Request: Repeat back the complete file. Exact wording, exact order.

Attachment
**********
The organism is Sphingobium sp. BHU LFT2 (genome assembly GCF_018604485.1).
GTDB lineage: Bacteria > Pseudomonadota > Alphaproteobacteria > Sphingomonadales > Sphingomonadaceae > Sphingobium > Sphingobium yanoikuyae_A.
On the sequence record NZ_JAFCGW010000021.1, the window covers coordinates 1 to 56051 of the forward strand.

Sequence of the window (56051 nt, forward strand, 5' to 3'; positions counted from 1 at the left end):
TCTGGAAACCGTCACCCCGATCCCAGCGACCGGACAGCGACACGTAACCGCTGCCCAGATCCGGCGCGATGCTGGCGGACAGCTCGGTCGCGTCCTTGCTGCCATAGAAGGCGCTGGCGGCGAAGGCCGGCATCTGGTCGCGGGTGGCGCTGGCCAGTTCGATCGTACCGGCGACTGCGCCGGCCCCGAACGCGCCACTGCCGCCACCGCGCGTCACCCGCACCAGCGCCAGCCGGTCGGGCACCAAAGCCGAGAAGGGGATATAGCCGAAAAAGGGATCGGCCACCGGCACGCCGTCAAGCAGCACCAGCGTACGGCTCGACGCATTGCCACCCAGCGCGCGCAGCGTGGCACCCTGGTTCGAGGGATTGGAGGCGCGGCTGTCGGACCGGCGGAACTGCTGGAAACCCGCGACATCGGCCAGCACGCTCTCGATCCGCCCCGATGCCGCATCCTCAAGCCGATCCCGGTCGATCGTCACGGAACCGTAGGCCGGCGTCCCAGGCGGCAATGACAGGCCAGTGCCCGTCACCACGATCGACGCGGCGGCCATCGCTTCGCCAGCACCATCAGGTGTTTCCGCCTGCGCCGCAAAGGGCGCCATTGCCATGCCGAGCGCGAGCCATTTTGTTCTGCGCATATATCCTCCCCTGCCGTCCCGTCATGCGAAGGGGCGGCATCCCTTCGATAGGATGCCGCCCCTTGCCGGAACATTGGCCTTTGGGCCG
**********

The organism is Sphingobium sp. BHU LFT2 (genome assembly GCF_018604485.1).
GTDB lineage: Bacteria > Pseudomonadota > Alphaproteobacteria > Sphingomonadales > Sphingomonadaceae > Sphingobium > Sphingobium yanoikuyae_A.
On the sequence record NZ_JAFCGW010000021.1, the window covers coordinates 1 to 56051 of the forward strand.

Sequence of the window (56051 nt, forward strand, 5' to 3'; positions counted from 1 at the left end):
TCTGGAAACCGTCACCCCGATCCCAGCGACCGGACAGCGACACGTAACCGCTGCCCAGATCCGGCGCGATGCTGGCGGACAGCTCGGTCGCGTCCTTGCTGCCATAGAAGGCGCTGGCGGCGAAGGCCGGCATCTGGTCGCGGGTGGCGCTGGCCAGTTCGATCGTACCGGCGACTGCGCCGGCCCCGAACGCGCCACTGCCGCCACCGCGCGTCACCCGCACCAGCGCCAGCCGGTCGGGCACCAAAGCCGAGAAGGGGATATAGCCGAAAAAGGGATCGGCCACCGGCACGCCGTCAAGCAGCACCAGCGTACGGCTCGACGCATTGCCACCCAGCGCGCGCAGCGTGGCACCCTGGTTCGAGGGATTGGAGGCGCGGCTGTCGGACCGGCGGAACTGCTGGAAACCCGCGACATCGGCCAGCACGCTCTCGATCCGCCCCGATGCCGCATCCTCAAGCCGATCCCGGTCGATCGTCACGGAACCGTAGGCCGGCGTCCCAGGCGGCAATGACAGGCCAGTGCCCGTCACCACGATCGACGCGGCGGCCATCGCTTCGCCAGCACCATCAGGTGTTTCCGCCTGCGCCGCAAAGGGCGCCATTGCCATGCCGAGCGCGAGCCATTTTGTTCTGCGCATATATCCTCCCCTGCCGTCCCGTCATGCGAAGGGGCGGCATCCCTTCGATAGGATGCCGCCCCTTGCCGGAACATTGGCCTTTGGGCCG